You can't start too early or do too much to sign up students for your subject. Harriet Swain dons her free lab coat for a tour of the techniques being used to ensure full courses
For you, chemistry is cool. For your colleague down the corridor, electronic engineering makes life worth living, while over the road is a professor who is happier spending time with Anglo-Saxon burial remains than with his children. Because not everyone will share your passion, you have to know how to sell your subject.
If you want to sell it to potential undergraduates, you have to get them young. Michael Kelly, professor of French at Southampton University and director of the Subject Centre for Languages, Linguistics and Area Studies, advises working with schoolchildren well before they reach the sixth form, when they are still making choices about what subjects they want to study.
"Make friends with teachers in your subject at secondary schools," he says.
"The image people have of your subject dates back to when they were at school themselves, and they need to know what has changed."
He also suggests making contact with careers officers, finding out what concerns them and presenting your subject in the way they are most likely to find appealing. The aim should be not only to be a missionary for your subject, but to build more permanent partnerships.
Matthew Almond, admissions tutor for chemistry at Reading University, says this is a slow process in which you might see no result for at least five years.
He says it is important to offer the kind of course students may want to study while not losing sight of the subject you want to promote. For example, forensic science is popular thanks to its prominence in a number of television series, and Reading now offers this as part of its chemistry courses.
Mike Goldstein, non-executive chairman of marketing company Heist, says departments need to identify who they want to attract and devise a course that meets their needs. "Nowadays it is much more about saying: 'What do my customers want? Who am I trying to attract? How can I match my expertise with what they want?'"
Tailoring your spiel to your market is especially important in subjects such as languages or mathematics where there is often a divide between those with a natural gift for the subjects and the majority who find them a struggle. Kelly advises stressing the fun elements and the sense of challenge to those who find your subject easy, while talking about employment prospects to those who find it difficult.
Susan Shaw, professor of marketing at Strathclyde University, says it is useful to enlist the support of a school careers service, which can help potential students see engineering or science in a context that they understand.
It is important to emphasise the practical use of your subject and its relevance to everyday life, says David Reid, spokesman for the Institute of Physics. He suggests marketing subjects as if they were a product. "We are all competing over market share of a fixed number of students," he says.
"All the big companies, such as Mars and Coca-Cola, have techniques for gaining market share. I don't see why the sciences and other academic subjects cannot borrow those techniques."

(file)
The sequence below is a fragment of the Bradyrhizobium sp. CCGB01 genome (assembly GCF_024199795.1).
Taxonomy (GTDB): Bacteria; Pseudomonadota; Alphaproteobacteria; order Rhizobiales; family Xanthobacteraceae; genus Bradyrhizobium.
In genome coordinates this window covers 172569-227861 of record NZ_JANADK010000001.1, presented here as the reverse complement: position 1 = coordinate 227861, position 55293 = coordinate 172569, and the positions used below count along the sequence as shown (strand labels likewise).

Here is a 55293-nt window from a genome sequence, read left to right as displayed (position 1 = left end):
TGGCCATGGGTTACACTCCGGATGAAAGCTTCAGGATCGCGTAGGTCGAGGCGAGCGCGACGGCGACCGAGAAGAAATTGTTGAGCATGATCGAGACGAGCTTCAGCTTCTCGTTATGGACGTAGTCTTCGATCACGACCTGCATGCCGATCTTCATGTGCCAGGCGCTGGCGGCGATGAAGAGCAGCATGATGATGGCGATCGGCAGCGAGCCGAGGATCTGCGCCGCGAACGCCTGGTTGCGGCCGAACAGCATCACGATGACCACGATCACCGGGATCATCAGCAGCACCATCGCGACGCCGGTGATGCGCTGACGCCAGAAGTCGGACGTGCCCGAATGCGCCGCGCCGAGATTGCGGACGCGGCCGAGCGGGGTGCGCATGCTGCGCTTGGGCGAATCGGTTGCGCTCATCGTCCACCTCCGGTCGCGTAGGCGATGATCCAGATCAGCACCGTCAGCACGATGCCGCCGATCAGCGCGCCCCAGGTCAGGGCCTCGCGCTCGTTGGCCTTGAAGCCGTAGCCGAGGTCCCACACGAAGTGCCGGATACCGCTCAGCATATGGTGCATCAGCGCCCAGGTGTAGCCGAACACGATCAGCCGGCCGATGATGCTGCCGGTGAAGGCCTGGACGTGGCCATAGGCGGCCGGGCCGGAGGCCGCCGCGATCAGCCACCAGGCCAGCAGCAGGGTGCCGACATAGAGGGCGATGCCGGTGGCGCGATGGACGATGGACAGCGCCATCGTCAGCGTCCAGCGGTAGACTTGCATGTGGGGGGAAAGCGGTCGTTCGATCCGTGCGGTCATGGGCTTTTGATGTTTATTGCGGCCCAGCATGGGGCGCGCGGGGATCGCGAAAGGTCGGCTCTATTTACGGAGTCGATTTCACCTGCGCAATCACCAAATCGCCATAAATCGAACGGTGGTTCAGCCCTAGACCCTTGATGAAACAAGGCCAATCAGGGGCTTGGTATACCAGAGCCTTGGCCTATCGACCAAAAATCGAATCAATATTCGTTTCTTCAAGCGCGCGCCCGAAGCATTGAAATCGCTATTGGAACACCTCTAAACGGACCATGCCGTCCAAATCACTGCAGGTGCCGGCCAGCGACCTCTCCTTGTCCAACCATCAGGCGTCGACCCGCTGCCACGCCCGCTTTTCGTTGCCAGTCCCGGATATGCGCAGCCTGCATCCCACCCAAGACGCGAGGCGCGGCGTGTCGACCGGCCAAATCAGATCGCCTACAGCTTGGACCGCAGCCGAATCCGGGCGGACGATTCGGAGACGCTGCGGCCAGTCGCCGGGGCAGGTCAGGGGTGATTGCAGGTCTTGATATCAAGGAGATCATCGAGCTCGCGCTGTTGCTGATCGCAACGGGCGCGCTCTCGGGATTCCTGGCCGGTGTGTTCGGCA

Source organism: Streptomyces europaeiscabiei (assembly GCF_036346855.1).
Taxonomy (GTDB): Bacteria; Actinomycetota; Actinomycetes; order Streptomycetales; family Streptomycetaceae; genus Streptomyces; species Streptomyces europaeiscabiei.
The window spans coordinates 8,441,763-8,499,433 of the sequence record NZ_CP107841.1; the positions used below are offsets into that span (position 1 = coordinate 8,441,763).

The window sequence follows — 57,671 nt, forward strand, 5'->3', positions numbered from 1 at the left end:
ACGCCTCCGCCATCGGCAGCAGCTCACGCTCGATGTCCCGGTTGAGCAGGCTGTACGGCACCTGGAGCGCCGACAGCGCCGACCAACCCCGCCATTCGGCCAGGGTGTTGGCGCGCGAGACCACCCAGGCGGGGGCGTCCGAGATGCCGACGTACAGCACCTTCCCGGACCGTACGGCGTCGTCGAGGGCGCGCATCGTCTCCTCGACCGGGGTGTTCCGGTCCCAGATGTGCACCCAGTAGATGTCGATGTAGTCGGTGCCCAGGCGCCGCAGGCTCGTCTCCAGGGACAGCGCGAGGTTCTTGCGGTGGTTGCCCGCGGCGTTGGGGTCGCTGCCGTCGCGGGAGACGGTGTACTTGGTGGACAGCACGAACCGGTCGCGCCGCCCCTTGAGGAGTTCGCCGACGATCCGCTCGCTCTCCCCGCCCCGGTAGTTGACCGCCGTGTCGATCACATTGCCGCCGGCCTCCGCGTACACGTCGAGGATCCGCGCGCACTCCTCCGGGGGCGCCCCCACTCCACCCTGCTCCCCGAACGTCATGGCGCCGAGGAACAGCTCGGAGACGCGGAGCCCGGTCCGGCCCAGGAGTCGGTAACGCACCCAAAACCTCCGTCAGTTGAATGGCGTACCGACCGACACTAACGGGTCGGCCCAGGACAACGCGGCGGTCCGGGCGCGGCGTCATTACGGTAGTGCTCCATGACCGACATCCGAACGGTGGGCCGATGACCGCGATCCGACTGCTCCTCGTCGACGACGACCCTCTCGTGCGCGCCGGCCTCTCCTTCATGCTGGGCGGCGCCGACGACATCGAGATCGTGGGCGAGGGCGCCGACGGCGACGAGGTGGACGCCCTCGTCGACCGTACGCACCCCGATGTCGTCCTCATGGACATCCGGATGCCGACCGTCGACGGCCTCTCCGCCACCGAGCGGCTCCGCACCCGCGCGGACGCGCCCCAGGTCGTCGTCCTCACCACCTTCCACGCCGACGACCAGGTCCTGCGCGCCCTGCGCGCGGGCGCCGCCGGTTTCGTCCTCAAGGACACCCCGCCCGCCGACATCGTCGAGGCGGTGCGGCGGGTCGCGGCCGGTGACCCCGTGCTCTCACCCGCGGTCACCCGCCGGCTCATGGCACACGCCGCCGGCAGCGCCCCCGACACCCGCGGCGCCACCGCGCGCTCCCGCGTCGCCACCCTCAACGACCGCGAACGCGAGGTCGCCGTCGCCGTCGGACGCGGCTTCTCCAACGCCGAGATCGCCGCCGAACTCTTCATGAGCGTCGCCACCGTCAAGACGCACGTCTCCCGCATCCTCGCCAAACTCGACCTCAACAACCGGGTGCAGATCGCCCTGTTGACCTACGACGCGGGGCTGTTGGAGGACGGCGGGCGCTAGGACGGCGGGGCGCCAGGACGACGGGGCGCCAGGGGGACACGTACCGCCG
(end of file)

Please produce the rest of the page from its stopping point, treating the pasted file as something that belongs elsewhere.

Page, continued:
The institute has recently begun experimenting with viral marketing.
Working with a public relations agency that specialises in seeding bits of information through the internet, it has recently been posting titbits of information about Einstein Year on to youth chatrooms. It is also collaborating on a computer game.
Reid says you cannot expect your market of 14-year-olds to come to you.
Instead, you have to find out where they gather and establish a presence at events they attend. To this end, the institute has become involved in urban sports, although Reid warns that you should avoid the temptation to start teaching physics at such events. "Just get them slightly interested," he says. "Engage them rather than trying to preach to them."
Goldstein says employing a professional marketing company such as Heist is a useful way of picking up practices used in other sectors, although this can be done only at the level of a university or professional body. At lower levels, departments and individual academics should concentrate on ensuring that they do not lose contact with anyone who has expressed an interest in their subject - writing to ask if they need more help, sending reminders about when forms must be filled in and so on.
Almond says it is worth taking time to think about how a subject and department is presented in brochures and on open days. "Every department has some staff who find that sort of thing easier than others," he says.
"You have to make sure that those people have a prominent position on the day."
And you should not be too dismissive of freebies. Almond says that students always say on questionnaires that these do not influence their choice, but he suspects this may be because they feel they ought to say that. Reading offers Oxford University Press primers, a free lab coat and glasses, as well as bursaries for some students who are accepted on to their science courses.
"The problem is that you are dealing with individuals," he says. "One person will be attracted because the science looks good, another will be attracted because one of the staff seemed friendly, another might like the band that is coming to play at the student union."
More information: www.heist.co.uk - Heist, specialist marketing services agency focusing on higher education www.iop.org - Institute of Physics www.lang.ltsn.ac.uk/index.aspx - Subject Centrefor Languages, Linguistics and Area Studies
* Remember that no one is ever too young to start learning about your subject
* Get teachers and school careers officers on your side
* Identify your market and what its interests are
* Be proactive and reactive
* Copy marketing techniques from outside higher education
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